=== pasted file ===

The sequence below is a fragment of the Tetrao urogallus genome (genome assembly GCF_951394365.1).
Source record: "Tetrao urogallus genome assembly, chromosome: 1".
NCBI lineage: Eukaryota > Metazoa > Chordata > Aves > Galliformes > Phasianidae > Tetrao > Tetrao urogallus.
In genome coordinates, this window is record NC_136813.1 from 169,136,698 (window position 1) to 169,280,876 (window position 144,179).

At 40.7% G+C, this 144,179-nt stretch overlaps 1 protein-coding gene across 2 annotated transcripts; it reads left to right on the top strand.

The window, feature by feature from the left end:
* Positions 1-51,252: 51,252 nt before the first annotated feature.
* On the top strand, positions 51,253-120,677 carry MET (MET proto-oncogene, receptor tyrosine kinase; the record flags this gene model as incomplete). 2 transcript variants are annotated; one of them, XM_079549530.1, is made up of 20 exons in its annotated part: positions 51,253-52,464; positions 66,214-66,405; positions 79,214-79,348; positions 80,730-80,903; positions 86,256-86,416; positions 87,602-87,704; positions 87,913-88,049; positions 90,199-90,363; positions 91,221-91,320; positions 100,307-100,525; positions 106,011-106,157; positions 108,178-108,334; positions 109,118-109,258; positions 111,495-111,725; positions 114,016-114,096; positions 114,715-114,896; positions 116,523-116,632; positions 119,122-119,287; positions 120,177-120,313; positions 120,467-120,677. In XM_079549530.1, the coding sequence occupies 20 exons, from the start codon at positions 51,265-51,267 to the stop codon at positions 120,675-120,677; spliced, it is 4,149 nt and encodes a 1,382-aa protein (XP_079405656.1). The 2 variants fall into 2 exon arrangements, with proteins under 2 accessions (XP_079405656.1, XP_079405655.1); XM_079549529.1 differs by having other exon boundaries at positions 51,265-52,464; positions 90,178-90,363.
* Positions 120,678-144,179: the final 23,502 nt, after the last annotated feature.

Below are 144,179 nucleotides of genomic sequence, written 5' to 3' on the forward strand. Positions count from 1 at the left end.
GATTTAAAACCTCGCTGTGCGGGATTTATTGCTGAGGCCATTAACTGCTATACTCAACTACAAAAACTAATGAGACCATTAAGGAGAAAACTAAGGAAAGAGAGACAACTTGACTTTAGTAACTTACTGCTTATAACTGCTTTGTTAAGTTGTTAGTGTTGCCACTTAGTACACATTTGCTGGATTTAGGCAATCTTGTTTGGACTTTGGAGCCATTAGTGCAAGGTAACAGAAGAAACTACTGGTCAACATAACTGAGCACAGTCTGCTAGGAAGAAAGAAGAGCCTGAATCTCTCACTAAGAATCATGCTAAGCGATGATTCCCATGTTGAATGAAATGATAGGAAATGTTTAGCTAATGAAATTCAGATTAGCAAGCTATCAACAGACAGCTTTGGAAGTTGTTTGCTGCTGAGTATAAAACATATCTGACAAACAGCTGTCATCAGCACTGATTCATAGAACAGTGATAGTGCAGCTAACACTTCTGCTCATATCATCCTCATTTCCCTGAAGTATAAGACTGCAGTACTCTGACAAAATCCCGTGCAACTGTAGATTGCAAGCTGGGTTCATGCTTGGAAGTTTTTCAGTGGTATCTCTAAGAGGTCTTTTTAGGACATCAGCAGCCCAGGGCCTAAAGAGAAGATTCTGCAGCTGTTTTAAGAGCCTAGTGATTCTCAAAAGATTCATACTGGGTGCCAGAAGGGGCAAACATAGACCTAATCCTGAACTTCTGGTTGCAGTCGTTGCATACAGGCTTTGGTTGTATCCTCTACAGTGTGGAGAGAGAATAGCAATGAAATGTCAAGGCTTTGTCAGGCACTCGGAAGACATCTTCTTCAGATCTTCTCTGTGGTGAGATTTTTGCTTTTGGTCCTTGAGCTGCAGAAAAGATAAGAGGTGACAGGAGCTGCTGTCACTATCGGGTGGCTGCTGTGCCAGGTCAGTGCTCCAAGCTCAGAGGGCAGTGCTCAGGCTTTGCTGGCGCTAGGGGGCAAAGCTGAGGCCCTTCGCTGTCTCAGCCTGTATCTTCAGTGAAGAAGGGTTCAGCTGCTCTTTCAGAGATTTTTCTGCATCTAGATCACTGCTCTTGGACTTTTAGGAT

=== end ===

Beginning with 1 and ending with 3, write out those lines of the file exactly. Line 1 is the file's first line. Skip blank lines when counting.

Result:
The sequence below is a fragment of the Tetrao urogallus genome (genome assembly GCF_951394365.1).
Source record: "Tetrao urogallus genome assembly, chromosome: 1".
NCBI lineage: Eukaryota > Metazoa > Chordata > Aves > Galliformes > Phasianidae > Tetrao > Tetrao urogallus.